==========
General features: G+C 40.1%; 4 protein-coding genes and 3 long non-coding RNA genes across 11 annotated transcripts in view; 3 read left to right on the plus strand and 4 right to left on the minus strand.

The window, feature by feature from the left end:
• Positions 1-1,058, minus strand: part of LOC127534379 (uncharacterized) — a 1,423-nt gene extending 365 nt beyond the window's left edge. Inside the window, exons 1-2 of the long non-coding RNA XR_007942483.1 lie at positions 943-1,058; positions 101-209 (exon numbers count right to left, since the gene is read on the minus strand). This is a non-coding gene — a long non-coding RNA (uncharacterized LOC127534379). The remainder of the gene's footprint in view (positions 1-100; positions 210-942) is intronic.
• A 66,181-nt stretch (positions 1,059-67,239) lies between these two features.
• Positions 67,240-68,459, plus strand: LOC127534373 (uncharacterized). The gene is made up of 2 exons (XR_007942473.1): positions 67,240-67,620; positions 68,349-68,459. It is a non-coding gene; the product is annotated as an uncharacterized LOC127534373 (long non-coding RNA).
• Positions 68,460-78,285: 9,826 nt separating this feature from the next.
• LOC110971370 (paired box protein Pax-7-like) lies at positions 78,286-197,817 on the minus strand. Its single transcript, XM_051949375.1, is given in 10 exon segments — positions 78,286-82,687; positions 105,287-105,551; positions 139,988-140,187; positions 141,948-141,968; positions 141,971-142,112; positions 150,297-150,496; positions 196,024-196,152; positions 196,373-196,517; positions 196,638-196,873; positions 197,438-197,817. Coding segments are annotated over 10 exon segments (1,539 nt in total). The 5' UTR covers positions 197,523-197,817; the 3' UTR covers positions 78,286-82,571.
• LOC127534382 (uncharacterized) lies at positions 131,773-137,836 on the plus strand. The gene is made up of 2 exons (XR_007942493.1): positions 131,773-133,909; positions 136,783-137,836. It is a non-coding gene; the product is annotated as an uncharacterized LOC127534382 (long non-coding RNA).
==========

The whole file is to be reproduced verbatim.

General features: G+C 40.1%; 4 protein-coding genes and 3 long non-coding RNA genes across 11 annotated transcripts in view; 3 read left to right on the plus strand and 4 right to left on the minus strand.

The window, feature by feature from the left end:
• Positions 1-1,058, minus strand: part of LOC127534379 (uncharacterized) — a 1,423-nt gene extending 365 nt beyond the window's left edge. Inside the window, exons 1-2 of the long non-coding RNA XR_007942483.1 lie at positions 943-1,058; positions 101-209 (exon numbers count right to left, since the gene is read on the minus strand). This is a non-coding gene — a long non-coding RNA (uncharacterized LOC127534379). The remainder of the gene's footprint in view (positions 1-100; positions 210-942) is intronic.
• A 66,181-nt stretch (positions 1,059-67,239) lies between these two features.
• Positions 67,240-68,459, plus strand: LOC127534373 (uncharacterized). The gene is made up of 2 exons (XR_007942473.1): positions 67,240-67,620; positions 68,349-68,459. It is a non-coding gene; the product is annotated as an uncharacterized LOC127534373 (long non-coding RNA).
• Positions 68,460-78,285: 9,826 nt separating this feature from the next.
• LOC110971370 (paired box protein Pax-7-like) lies at positions 78,286-197,817 on the minus strand. Its single transcript, XM_051949375.1, is given in 10 exon segments — positions 78,286-82,687; positions 105,287-105,551; positions 139,988-140,187; positions 141,948-141,968; positions 141,971-142,112; positions 150,297-150,496; positions 196,024-196,152; positions 196,373-196,517; positions 196,638-196,873; positions 197,438-197,817. Coding segments are annotated over 10 exon segments (1,539 nt in total). The 5' UTR covers positions 197,523-197,817; the 3' UTR covers positions 78,286-82,571.
• LOC127534382 (uncharacterized) lies at positions 131,773-137,836 on the plus strand. The gene is made up of 2 exons (XR_007942493.1): positions 131,773-133,909; positions 136,783-137,836. It is a non-coding gene; the product is annotated as an uncharacterized LOC127534382 (long non-coding RNA).